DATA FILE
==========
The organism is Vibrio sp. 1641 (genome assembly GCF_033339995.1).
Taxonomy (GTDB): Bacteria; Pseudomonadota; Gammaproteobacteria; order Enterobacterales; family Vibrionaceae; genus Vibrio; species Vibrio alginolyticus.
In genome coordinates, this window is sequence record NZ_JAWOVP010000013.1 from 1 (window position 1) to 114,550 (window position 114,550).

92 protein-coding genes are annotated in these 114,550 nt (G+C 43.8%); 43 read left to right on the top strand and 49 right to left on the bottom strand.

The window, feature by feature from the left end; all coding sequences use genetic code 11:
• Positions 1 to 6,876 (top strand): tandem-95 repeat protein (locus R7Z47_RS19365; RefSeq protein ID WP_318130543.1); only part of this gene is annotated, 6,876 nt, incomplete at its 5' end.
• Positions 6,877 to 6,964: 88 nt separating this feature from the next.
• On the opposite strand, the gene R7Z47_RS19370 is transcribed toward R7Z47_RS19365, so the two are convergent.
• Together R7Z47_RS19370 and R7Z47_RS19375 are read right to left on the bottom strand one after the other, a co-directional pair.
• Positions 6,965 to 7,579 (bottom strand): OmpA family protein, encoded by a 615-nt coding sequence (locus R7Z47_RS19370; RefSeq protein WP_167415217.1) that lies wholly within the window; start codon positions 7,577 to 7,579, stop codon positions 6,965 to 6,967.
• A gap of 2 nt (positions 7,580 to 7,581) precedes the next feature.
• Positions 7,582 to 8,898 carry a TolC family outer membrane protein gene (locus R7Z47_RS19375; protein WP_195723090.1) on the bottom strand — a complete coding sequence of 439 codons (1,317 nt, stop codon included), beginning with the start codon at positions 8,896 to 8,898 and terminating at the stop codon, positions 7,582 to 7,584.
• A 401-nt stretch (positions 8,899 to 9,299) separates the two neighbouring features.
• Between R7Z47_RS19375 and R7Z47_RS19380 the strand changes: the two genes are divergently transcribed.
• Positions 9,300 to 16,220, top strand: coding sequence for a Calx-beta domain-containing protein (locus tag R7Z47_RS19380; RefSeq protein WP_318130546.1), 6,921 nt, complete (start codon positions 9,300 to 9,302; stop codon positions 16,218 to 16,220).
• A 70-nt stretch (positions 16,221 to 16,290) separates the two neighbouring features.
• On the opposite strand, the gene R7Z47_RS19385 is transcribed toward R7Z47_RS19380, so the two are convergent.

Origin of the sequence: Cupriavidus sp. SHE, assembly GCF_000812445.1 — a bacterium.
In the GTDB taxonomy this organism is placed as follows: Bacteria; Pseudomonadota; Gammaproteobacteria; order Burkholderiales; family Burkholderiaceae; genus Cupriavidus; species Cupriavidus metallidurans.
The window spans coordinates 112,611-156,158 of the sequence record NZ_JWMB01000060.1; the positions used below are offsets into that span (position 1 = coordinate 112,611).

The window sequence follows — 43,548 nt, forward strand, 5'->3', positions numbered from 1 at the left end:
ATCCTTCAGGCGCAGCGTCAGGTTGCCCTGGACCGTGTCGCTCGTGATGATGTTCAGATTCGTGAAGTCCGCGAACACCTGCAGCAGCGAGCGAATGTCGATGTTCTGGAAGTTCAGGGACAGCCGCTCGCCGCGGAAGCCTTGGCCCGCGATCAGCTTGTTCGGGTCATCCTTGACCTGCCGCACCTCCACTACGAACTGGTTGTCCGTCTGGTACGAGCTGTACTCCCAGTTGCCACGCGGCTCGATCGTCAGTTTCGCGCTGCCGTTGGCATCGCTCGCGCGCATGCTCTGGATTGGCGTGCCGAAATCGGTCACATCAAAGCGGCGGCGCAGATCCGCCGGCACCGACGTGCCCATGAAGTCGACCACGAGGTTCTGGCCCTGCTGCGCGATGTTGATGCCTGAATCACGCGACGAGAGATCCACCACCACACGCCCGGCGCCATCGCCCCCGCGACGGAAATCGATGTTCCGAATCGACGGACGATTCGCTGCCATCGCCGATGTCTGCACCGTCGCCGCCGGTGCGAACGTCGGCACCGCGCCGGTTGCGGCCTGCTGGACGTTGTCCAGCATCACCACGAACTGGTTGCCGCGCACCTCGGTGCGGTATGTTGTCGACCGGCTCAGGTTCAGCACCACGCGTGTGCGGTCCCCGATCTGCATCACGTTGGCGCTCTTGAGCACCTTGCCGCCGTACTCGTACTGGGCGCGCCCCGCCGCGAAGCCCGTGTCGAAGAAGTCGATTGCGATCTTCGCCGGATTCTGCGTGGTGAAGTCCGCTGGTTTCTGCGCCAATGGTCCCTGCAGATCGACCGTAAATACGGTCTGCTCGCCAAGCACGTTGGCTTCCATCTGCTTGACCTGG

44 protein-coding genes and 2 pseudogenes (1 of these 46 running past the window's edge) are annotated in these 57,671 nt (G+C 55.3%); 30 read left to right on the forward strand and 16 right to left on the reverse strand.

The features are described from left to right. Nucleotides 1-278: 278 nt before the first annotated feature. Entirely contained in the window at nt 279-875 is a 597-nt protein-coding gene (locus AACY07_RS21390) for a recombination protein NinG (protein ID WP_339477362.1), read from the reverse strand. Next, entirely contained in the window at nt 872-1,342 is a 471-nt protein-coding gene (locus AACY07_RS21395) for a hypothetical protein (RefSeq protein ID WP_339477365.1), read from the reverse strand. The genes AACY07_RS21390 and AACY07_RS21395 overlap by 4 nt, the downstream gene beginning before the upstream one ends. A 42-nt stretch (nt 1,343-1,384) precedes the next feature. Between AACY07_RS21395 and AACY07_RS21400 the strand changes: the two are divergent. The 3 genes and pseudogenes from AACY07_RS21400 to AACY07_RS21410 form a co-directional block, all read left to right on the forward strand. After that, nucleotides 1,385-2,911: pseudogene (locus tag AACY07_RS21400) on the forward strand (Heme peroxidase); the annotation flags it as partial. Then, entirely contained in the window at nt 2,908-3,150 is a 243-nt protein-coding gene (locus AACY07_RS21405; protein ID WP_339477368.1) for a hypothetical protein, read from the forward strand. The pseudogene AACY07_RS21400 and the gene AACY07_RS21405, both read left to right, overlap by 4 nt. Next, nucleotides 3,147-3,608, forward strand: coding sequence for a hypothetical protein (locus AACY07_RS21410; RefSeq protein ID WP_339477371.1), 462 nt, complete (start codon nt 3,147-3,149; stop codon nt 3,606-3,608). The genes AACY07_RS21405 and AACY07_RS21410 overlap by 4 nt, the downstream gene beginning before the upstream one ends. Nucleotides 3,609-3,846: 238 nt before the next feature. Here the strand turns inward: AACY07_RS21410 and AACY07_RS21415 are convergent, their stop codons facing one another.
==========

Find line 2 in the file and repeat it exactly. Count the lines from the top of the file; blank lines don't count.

Taxonomy (GTDB): Bacteria; Pseudomonadota; Gammaproteobacteria; order Enterobacterales; family Vibrionaceae; genus Vibrio; species Vibrio alginolyticus.